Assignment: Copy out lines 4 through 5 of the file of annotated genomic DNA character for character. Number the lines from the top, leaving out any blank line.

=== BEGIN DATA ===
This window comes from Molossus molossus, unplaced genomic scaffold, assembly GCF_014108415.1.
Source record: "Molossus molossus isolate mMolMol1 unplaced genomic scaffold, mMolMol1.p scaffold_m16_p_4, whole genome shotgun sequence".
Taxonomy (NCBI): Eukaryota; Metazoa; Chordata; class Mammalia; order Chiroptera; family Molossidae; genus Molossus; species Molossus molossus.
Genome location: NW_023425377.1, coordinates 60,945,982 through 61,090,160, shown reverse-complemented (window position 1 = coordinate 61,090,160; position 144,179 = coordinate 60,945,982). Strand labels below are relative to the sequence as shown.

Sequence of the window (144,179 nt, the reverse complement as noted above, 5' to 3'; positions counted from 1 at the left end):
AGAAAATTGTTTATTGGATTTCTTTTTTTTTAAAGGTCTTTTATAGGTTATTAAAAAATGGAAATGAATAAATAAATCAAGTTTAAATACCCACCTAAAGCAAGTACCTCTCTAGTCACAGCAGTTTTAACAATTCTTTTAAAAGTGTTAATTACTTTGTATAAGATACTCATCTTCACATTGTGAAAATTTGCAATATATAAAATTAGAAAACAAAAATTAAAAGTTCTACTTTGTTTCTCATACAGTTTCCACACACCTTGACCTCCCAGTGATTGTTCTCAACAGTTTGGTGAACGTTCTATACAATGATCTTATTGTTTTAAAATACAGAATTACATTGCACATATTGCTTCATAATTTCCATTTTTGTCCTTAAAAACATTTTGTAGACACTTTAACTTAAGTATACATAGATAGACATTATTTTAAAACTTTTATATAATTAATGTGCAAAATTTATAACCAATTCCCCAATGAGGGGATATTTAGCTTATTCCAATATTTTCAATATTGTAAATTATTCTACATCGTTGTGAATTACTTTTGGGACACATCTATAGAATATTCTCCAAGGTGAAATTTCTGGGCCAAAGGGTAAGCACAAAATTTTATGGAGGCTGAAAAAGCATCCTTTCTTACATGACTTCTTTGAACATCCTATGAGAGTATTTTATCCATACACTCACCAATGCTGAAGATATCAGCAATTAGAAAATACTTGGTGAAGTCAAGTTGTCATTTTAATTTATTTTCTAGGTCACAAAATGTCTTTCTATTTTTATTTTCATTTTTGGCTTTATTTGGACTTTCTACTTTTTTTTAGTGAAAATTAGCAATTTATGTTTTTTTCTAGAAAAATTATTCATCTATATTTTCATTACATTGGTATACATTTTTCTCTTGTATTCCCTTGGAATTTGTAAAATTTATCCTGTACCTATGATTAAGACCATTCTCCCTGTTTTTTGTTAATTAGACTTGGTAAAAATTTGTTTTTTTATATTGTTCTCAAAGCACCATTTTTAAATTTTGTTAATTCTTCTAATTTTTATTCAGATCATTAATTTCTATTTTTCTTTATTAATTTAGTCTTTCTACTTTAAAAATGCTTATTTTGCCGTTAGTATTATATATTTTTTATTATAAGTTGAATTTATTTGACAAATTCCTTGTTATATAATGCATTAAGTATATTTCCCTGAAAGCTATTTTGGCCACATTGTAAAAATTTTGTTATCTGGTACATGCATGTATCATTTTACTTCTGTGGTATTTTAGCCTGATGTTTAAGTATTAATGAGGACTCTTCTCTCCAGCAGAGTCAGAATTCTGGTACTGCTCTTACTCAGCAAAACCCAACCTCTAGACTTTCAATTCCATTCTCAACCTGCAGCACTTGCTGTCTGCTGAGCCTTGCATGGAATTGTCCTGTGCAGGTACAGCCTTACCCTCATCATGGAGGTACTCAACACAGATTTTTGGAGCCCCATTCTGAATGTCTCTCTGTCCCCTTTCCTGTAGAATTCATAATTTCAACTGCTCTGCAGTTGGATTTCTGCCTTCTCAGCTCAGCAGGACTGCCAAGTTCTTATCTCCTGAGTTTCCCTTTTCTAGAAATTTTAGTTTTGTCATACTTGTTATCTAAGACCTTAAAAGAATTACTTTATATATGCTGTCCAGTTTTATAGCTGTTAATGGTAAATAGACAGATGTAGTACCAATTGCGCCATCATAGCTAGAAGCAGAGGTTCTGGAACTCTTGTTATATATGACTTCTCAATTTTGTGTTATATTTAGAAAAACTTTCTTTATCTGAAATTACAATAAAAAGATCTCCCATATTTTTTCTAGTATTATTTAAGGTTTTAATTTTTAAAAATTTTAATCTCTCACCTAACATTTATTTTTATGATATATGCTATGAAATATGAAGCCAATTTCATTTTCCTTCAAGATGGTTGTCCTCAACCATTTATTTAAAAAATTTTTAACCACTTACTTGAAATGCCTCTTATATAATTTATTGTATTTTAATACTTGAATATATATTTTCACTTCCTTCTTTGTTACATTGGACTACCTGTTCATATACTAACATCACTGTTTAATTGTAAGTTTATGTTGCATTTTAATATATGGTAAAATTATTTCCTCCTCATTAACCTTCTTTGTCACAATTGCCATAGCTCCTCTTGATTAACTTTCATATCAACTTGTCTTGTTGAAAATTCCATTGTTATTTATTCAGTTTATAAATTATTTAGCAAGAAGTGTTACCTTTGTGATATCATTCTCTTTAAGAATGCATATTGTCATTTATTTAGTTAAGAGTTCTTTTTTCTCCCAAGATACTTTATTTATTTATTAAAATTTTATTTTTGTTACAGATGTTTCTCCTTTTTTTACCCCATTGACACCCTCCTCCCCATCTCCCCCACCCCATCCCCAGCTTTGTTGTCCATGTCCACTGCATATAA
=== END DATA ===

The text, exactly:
Genome location: NW_023425377.1, coordinates 60,945,982 through 61,090,160, shown reverse-complemented (window position 1 = coordinate 61,090,160; position 144,179 = coordinate 60,945,982). Strand labels below are relative to the sequence as shown.

Sequence of the window (144,179 nt, the reverse complement as noted above, 5' to 3'; positions counted from 1 at the left end):